We represent bicyclists who’ve been injured due to the negligence of others. Most of the time these accidents are caused by drivers of cars or trucks or government entities responsible for road conditions that lead to accidents. Riding a bike is not without risks and sometimes those risks are created by the bike itself.
Ventura County is mulling a ban on fixed-gear bicycles on park trails after a hit-and-run accident that left a rider with severe injuries, according to the San Francisco Examiner. Parks director Ron Van Dyck says the September crash involved two bicyclists on the Ojai Valley Trail. He told the Ventura County Star the rider who fled the scene was on a “fixie,” or fixed gear bicycle without brakes.
The Chinese city of Xiamen has banned these bikes. The action is in response to the death earlier this year of a 13 year old girl riding a fixie. Last year a 17 year old San Diego boy was killed while riding a fixie. CBS 8 in San Diego reported,
Richie Ditta at Brooklyn Bicycles says they’re different from a normal bike because the pedals are always in motion when the bike is moving, meaning you can never stop pedaling and just coast.
“The bike has direct drive, so when I peddle forward or backward, that’s how the chain makes the wheel move back and forth,” he explained.
What potentially makes a “fixie” dangerous is stopping. Your legs have to be strong enough to instantly stop the pedals.
“You gotta build muscles up to stop properly, and even then, it’s not really enough,” a rider said.
Some “fixie” riders add a hand brake to help slow the bike down. Others do not. And when there’s a problem, the results can be fatal.
Seventeen-year-old Francisco Sanchez Porras was killed last week when the Bonita High School student’s “fixie” crashed into a car at an Encanto intersection.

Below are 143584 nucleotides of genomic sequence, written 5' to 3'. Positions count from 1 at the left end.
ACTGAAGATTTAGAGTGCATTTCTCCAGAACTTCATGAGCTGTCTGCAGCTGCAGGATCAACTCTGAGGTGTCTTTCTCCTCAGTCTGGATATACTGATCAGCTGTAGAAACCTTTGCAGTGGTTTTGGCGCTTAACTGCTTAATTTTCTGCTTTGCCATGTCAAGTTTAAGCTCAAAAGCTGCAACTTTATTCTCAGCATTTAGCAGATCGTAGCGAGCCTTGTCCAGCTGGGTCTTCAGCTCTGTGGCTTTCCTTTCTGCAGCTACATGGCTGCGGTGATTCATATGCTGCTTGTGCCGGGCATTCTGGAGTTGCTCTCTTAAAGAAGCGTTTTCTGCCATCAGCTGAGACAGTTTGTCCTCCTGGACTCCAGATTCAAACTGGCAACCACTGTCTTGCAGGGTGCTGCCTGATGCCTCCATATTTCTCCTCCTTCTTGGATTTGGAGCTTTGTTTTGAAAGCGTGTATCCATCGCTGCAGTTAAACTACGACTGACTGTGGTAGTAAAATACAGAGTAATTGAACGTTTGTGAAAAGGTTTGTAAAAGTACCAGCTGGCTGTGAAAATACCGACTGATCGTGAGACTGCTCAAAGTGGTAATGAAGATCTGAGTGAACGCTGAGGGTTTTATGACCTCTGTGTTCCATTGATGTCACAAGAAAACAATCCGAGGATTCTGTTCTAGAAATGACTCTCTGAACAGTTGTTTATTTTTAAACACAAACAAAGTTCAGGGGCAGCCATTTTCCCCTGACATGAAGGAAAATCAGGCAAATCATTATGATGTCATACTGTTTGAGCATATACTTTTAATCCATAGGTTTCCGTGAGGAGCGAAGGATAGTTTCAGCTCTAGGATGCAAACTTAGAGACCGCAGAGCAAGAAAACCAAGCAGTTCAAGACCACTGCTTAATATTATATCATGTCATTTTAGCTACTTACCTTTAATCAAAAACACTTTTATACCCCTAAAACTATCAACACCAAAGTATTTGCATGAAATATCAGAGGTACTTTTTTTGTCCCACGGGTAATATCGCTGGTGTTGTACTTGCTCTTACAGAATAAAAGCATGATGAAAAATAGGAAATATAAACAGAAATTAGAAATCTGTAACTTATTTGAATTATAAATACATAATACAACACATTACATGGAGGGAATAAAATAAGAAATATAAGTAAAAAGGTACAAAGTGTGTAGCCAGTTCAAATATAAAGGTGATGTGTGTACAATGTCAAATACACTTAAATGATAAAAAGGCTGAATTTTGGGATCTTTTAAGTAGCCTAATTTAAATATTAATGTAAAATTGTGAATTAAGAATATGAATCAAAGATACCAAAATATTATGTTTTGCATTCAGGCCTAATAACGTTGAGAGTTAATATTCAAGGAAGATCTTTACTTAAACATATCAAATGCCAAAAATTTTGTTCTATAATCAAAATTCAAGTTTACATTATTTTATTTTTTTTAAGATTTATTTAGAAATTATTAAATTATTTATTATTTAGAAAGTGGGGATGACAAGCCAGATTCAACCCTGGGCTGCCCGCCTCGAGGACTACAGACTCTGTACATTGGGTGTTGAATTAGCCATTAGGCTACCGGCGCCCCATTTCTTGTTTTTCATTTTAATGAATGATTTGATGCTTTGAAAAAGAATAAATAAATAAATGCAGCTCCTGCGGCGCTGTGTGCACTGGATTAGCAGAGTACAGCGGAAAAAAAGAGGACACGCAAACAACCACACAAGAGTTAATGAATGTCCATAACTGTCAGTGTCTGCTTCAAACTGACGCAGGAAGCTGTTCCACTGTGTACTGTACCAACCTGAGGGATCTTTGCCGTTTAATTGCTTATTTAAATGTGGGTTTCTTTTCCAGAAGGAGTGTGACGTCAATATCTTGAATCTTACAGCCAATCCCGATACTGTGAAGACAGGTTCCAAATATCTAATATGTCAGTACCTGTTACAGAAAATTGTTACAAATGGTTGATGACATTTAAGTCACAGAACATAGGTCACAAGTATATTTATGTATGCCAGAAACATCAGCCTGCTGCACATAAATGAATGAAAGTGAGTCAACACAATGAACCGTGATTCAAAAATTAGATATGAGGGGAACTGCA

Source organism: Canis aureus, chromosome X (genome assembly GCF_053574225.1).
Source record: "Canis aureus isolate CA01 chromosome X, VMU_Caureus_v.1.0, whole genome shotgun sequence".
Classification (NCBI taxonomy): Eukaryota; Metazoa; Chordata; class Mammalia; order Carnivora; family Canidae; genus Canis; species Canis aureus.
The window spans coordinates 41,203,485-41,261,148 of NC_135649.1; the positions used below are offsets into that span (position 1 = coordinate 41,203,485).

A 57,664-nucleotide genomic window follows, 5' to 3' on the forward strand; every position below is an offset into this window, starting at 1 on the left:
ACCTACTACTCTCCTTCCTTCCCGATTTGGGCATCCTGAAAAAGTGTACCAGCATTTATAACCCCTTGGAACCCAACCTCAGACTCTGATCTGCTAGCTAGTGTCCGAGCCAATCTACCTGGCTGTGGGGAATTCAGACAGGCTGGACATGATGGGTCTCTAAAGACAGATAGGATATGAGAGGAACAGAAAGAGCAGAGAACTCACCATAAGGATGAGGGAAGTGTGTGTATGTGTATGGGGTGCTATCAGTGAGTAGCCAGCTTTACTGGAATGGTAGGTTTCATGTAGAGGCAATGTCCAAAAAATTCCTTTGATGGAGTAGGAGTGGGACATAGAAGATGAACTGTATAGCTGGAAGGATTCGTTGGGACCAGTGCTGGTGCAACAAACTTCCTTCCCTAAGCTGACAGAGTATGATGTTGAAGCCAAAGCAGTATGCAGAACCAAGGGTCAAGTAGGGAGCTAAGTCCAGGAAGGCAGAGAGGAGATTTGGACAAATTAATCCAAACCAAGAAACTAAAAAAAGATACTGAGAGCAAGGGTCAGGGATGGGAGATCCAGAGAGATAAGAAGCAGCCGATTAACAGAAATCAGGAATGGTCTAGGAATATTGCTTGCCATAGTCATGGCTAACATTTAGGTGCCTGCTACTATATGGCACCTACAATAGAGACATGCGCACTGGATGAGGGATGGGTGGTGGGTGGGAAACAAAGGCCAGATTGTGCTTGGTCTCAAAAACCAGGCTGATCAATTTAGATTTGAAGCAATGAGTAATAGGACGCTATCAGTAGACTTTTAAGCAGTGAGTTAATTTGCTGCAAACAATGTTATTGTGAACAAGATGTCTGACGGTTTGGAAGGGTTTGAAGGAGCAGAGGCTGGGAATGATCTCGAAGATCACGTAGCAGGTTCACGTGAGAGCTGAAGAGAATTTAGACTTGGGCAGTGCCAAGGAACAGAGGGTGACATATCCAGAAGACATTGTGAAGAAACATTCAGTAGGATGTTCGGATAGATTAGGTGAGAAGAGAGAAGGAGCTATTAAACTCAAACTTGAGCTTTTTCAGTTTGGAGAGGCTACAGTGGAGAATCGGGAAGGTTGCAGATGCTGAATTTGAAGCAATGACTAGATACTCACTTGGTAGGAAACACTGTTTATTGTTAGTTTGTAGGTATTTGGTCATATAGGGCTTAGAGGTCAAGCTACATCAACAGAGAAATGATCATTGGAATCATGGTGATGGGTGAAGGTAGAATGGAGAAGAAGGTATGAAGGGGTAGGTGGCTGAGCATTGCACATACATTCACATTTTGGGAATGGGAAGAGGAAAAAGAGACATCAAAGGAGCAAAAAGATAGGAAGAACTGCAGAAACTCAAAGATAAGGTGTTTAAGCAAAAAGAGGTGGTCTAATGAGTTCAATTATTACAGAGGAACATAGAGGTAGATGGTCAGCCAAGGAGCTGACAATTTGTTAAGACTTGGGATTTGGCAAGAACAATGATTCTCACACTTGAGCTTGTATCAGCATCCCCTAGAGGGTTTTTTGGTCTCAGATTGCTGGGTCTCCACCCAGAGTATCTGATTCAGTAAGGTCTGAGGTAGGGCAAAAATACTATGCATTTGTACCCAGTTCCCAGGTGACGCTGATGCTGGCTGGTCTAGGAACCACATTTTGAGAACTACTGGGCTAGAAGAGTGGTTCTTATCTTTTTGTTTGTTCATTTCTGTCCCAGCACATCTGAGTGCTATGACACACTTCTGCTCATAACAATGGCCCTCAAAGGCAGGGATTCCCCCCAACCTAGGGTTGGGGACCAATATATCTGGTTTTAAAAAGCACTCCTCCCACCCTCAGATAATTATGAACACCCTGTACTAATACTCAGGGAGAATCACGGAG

“We have numerous witnesses that are pretty consistent. The bicyclist entered the intersection without stopping,” SDPD Sgt. Art Doherty said.
Lucien Gregg, an 18 year old college student, was killed while biking on a fixie in Santa Cruz in 2008. He was struck and run over by a FedEx truck. In his blog, Rick Graves, the owner of a Santa Cruz bicycle messenger service, writes, “Let’s face it, fixed gear bikes take longer to stop, and if you have to skid to a halt you are less likely to yield to motorists and pedestrians who may have the right of way.”
These bikes may violate the California vehicle code, which states in part, “no person shall operate a bicycle on a roadway unless it is equipped with a brake which will enable the operator to make one braked wheel skid on a dry level (or) clean pavement.” In 2006, an Oregon judge, interpreting a similarly worded Oregon statute, found that fixie bikes violated state law because of its lack of a brake. The judge ruled in a case where a bike messenger was ticketed for riding a fixie bike without a brake.
If you’re a bicyclist using one of these bikes, or considering buying one, you might do yourself, pedestrians and motorists a favor by installing and using brakes. If you injure someone while riding a fixie, it may be you who could be sued if you, and your bicycle, caused the accident.
The personal injury attorneys at the Weber & Nierenberg law firm are well-experienced in bicycle accidents, as well as motorcycle, bus, truck, and pedestrian accident cases, and will work hard and competently to obtain complete compensation for your injuries and losses.